The usual suspects inside the Hague haunted house

THERE was this house in Hague in Region Three (Essequibo Islands-West Demerara) that became a legendary tale of the power of life after death. Most Guyanese in Region Four who grew up after the 1940s would know about the Hague haunted house. The home was said to be haunted because people would die suddenly inside of it. From the 1950s no one wanted to live inside the place so it was left abandoned until it was renovated in the 1990s to be the home of a Caribbean company. But even the new tenants did not want to live inside of it.

The haunted building at Hague was demolished. It is doubtful it would be rebuilt because the eerie tale behind it would never die. When I taught philosophy at UG, I took my students in the night for them to experience for themselves how the mind works and how the mind can be shaped by what the mind believes while shutting out reality.
The format was for the minibus that took us to Hague to stay a bit far from the house and each student would walk by himelf/herself into the house. The first student came back and was afraid. He said, “Mr. Kissoon something was wrong from the time I went onto the steps.” No other student volunteered so the trip was a waste of time. But to prove how a mind can be shaped, I told them I would go.

They all persuaded me not to. I waded into the darkness of the building where the weakened steps leading to the upper flat made the usual creepy noise. I looked out onto the Atlantic Ocean from one of the rooms that, no doubt, was the room in which the first person fell dead while gazing at the Atlantic, and it was much more pleasant than the wind piecing my face that I get from my home that faces the same ocean in Turkeyen on the East Coast of Demerara.
It was interesting to see the reaction I got from my students. They said the “jumbies” knew who were not afraid of them so they went out of sight when I went into the building. These students were dead serious in that explanation. They all believed that ghosts exist.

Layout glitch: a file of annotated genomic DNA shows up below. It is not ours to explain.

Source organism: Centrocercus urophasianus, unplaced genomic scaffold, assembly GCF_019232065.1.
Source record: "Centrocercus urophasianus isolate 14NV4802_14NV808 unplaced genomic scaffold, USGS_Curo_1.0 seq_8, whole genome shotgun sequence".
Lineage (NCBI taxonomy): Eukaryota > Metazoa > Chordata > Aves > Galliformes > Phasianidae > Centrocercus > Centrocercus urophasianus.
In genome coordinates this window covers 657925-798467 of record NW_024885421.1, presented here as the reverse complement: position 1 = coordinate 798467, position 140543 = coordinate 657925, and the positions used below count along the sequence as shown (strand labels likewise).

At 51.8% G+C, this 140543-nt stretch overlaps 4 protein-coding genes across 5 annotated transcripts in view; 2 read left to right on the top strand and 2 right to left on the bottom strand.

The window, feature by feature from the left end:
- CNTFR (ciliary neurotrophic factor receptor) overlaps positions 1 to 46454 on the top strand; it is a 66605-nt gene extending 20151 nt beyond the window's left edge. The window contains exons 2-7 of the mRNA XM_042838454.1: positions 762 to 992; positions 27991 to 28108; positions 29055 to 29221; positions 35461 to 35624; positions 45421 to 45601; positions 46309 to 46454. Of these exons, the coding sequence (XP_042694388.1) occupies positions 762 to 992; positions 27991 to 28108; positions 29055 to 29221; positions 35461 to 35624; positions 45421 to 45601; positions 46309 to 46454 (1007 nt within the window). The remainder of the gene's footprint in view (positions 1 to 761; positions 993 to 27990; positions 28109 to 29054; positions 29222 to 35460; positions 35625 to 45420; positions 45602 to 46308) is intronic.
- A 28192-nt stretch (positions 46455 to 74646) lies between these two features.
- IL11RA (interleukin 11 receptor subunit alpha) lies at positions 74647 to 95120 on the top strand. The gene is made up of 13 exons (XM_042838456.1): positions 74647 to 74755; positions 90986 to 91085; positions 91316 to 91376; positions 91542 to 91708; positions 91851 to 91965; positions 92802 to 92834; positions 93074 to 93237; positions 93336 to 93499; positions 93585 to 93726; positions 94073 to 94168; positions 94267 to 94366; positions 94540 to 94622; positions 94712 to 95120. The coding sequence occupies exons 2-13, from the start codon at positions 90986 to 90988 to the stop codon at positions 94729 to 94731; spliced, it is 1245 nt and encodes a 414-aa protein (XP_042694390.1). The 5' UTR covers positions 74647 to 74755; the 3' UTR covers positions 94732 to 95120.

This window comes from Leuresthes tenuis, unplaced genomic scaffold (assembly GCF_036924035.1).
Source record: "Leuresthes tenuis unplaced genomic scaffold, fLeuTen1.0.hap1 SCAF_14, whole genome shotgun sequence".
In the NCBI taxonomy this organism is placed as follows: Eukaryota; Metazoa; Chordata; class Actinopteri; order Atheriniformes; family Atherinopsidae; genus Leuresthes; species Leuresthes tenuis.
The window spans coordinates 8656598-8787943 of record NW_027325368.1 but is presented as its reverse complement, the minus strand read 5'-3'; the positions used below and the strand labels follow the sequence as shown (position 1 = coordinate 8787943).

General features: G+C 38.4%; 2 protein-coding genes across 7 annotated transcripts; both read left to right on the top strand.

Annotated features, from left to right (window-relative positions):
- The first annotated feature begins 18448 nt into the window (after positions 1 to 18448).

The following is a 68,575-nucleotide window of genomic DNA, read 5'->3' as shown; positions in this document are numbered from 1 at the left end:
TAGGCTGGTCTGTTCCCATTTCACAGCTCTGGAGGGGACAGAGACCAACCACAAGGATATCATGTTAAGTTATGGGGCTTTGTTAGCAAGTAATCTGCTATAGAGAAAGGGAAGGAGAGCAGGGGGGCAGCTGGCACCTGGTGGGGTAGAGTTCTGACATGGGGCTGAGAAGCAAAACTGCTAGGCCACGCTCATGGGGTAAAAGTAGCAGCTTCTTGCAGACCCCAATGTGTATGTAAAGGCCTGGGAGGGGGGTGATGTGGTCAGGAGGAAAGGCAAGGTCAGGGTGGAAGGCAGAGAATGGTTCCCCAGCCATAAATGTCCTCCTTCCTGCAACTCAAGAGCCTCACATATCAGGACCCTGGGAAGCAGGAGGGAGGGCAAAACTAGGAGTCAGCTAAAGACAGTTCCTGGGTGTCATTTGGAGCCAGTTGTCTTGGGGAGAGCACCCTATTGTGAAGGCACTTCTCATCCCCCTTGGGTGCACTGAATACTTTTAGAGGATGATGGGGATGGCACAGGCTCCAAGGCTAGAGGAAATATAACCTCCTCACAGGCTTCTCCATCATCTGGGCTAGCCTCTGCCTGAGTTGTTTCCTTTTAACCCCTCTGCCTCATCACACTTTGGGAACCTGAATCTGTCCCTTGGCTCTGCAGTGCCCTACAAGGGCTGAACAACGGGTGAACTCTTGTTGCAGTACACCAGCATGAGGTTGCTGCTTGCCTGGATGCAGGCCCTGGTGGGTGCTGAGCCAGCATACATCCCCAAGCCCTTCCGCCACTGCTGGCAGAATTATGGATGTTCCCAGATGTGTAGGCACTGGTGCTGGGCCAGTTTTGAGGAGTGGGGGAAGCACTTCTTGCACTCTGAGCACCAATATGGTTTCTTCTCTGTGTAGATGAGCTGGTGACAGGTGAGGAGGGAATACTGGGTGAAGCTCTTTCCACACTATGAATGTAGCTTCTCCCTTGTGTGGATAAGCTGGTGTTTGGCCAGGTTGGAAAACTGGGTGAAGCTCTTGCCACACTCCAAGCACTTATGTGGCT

Ghosts exist in people’s minds and it is the mind that brings them into your presence. The “jumbies” were always present in the house because those who moved in after they heard the tales brought the specters into the house because the apparitions were living inside their imaginations.
I dealt two weeks ago with how the mind creates false constructs when I looked at the political ambition of Mr. Glen Lall, the owner of Kaieteur News. My point was that when Lall enters politics with the birth of his political party later this year, he will be unmoved by the penetrating, relentless criticism of his faults. In his mind those faults do not exist and they are created by others to harm him.

This is the same methodology that I now apply to those people I refer to as The Usual Suspects (TUS) in relation to the letters they write every fortnight in the newspapers with 20 signatures attached.
Their subjects include the bizarre, the incredible, the unbelievable. Among their demands the past three years were/are – the rejection of the visit of Secretary of State, Mike Pompeo; a similar rejection of the visit of President Bolsonaro of Brazil; the immediate end to oil production; the dropping of the 20 murder charges against the Mahdia dormitory fire accused; the police must investigate who is threatening Red Thread, among others.

The list is too long to highlight but the question that tantalizes one is why TUS would demand things that no elected government would accept much less bow to. If one were to add the demands on the government the past three years by the Stabroek News then the government would simply become a rubber stamp.

The answer is in the mind of TUS. In their minds, these people feel the society wants them to make these demands, the people of Guyana support them, the society admires them and they themselves have implanted on the walls of their mind that they are a superior species with superior knowledge and they expect the government to listen to them. I think these people genuinely believe that the directions they want the government to go in are better pathways for the Guyanese people because they are a cut above the rest and they know what the Guyanese people want. Yes, they genuinely believe these things. These things though have no basis in reality. The mind does that to you. Your own mind can deceive you.

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